Short-term application of biochar increases the amount of fertilizer required to obtain potential yield and reduces marginal agronomic efficiency in high phosphorus-fixing soils uri icon

abstract

  • There is little understanding as to whether the addition of biochar requires less fertilizer to obtain the potential yield. Furthermore, the additional yield ascribed to the non-nutrient effects of biochar is ambiguously quantified. Therefore, this study is aimed to elucidate the influence of biochar application rate and production temperature on (i) marginal agronomic efficiency (AE(LN)), (ii) potential yield (Y-opt), (iii) the amount of mineral fertilizer required to obtain the potential yield (F-opt); and (iv) nutrient use efficiency. AE(LN), Y-opt and F-opt were calculated after fitting the yield response at different levels of mineral fertilizer with a second-degree polynomial. Application of biochar reduced marginal agronomic efficiency, implying that the plant utilized the applied nutrient more efficiently without biochar at a low dose of mineral fertilizer. Biochar increased potential yield but required more mineral fertilizer to obtain the optimum yield. The non-nutrient associated effect of biochar reached to 39% and is mainly attributed to its liming effect. The effect of biochar on AE(LN), Y-opt, F-opt, fertilizer use efficiency and soil pH were more pronounced at the higher application rate. Addition of biochar, however, increased soil Mehlich-P and carbon content, irrespective of production temperature and application rate. This study demonstrated that the short-term effect of biochar application on fertilizer utilization should be examined with caution in low-input cropping systems because the biochar effects were dependent on fertilizer level, biochar application rate, production temperature and their interactions. Further manipulative experiments are recommended to identify the mechanisms that explain the non-nutrient effect of biochar on yield.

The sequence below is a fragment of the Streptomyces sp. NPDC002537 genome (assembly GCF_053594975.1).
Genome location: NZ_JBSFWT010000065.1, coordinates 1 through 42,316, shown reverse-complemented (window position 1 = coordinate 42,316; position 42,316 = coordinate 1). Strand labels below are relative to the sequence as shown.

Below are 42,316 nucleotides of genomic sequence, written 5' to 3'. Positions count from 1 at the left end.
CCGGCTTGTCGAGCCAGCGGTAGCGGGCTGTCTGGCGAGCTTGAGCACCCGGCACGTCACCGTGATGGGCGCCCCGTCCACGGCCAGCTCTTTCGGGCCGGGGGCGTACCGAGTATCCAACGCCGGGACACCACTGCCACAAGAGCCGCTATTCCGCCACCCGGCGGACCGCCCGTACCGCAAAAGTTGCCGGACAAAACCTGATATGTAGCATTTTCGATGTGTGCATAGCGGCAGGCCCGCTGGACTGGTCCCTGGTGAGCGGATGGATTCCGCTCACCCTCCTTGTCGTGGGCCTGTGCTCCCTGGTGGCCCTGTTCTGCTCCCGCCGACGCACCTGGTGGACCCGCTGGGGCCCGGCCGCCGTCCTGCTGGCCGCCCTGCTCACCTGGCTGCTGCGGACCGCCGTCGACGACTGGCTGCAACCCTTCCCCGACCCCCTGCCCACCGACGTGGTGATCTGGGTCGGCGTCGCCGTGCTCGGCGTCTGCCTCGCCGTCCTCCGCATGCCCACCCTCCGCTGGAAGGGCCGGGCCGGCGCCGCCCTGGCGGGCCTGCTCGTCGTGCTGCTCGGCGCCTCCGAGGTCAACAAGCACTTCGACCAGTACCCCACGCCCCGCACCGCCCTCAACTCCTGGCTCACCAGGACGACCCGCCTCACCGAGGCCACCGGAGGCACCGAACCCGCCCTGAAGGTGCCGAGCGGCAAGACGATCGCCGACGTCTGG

publication date

  • 2020
  • 2020